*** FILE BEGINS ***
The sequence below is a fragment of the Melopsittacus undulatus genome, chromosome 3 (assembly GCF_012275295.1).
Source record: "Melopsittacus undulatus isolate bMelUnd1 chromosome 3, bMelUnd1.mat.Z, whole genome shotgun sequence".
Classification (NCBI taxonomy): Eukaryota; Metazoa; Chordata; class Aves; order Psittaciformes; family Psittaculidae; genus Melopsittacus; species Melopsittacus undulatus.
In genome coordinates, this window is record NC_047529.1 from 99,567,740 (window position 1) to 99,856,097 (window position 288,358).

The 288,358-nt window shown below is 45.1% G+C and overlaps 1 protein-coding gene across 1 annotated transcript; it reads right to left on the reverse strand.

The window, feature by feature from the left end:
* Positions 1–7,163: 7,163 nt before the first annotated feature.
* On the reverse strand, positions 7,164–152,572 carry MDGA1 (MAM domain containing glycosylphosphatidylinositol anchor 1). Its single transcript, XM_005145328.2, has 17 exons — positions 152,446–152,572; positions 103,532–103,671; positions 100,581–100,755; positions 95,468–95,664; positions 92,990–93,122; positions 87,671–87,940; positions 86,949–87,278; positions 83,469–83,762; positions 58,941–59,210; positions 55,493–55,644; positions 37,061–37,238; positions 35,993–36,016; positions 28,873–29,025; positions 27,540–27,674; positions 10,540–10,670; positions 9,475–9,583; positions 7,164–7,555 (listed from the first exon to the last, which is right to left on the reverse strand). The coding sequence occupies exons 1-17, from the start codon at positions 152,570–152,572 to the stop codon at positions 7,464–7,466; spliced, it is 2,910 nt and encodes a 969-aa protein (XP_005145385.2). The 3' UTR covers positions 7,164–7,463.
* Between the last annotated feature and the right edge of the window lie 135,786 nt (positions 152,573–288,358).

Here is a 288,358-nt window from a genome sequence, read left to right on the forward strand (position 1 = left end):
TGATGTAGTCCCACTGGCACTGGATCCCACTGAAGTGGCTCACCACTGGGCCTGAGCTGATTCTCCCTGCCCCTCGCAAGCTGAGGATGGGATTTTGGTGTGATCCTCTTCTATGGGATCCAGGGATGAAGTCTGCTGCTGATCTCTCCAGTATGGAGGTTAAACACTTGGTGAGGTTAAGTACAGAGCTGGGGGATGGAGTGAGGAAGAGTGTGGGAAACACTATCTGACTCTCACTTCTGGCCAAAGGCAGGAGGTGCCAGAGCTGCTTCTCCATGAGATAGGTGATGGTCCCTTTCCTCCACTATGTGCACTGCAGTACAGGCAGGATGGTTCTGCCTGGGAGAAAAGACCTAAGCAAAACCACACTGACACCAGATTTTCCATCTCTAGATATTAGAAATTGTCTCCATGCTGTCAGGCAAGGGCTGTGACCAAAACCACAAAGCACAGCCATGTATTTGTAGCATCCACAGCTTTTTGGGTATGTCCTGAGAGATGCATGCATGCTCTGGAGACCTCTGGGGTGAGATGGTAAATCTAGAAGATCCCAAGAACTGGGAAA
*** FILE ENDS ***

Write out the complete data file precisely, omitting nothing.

The sequence below is a fragment of the Melopsittacus undulatus genome, chromosome 3 (assembly GCF_012275295.1).
Source record: "Melopsittacus undulatus isolate bMelUnd1 chromosome 3, bMelUnd1.mat.Z, whole genome shotgun sequence".
Classification (NCBI taxonomy): Eukaryota; Metazoa; Chordata; class Aves; order Psittaciformes; family Psittaculidae; genus Melopsittacus; species Melopsittacus undulatus.
In genome coordinates, this window is record NC_047529.1 from 99,567,740 (window position 1) to 99,856,097 (window position 288,358).

The 288,358-nt window shown below is 45.1% G+C and overlaps 1 protein-coding gene across 1 annotated transcript; it reads right to left on the reverse strand.

The window, feature by feature from the left end:
* Positions 1–7,163: 7,163 nt before the first annotated feature.
* On the reverse strand, positions 7,164–152,572 carry MDGA1 (MAM domain containing glycosylphosphatidylinositol anchor 1). Its single transcript, XM_005145328.2, has 17 exons — positions 152,446–152,572; positions 103,532–103,671; positions 100,581–100,755; positions 95,468–95,664; positions 92,990–93,122; positions 87,671–87,940; positions 86,949–87,278; positions 83,469–83,762; positions 58,941–59,210; positions 55,493–55,644; positions 37,061–37,238; positions 35,993–36,016; positions 28,873–29,025; positions 27,540–27,674; positions 10,540–10,670; positions 9,475–9,583; positions 7,164–7,555 (listed from the first exon to the last, which is right to left on the reverse strand). The coding sequence occupies exons 1-17, from the start codon at positions 152,570–152,572 to the stop codon at positions 7,464–7,466; spliced, it is 2,910 nt and encodes a 969-aa protein (XP_005145385.2). The 3' UTR covers positions 7,164–7,463.
* Between the last annotated feature and the right edge of the window lie 135,786 nt (positions 152,573–288,358).

Here is a 288,358-nt window from a genome sequence, read left to right on the forward strand (position 1 = left end):
TGATGTAGTCCCACTGGCACTGGATCCCACTGAAGTGGCTCACCACTGGGCCTGAGCTGATTCTCCCTGCCCCTCGCAAGCTGAGGATGGGATTTTGGTGTGATCCTCTTCTATGGGATCCAGGGATGAAGTCTGCTGCTGATCTCTCCAGTATGGAGGTTAAACACTTGGTGAGGTTAAGTACAGAGCTGGGGGATGGAGTGAGGAAGAGTGTGGGAAACACTATCTGACTCTCACTTCTGGCCAAAGGCAGGAGGTGCCAGAGCTGCTTCTCCATGAGATAGGTGATGGTCCCTTTCCTCCACTATGTGCACTGCAGTACAGGCAGGATGGTTCTGCCTGGGAGAAAAGACCTAAGCAAAACCACACTGACACCAGATTTTCCATCTCTAGATATTAGAAATTGTCTCCATGCTGTCAGGCAAGGGCTGTGACCAAAACCACAAAGCACAGCCATGTATTTGTAGCATCCACAGCTTTTTGGGTATGTCCTGAGAGATGCATGCATGCTCTGGAGACCTCTGGGGTGAGATGGTAAATCTAGAAGATCCCAAGAACTGGGAAA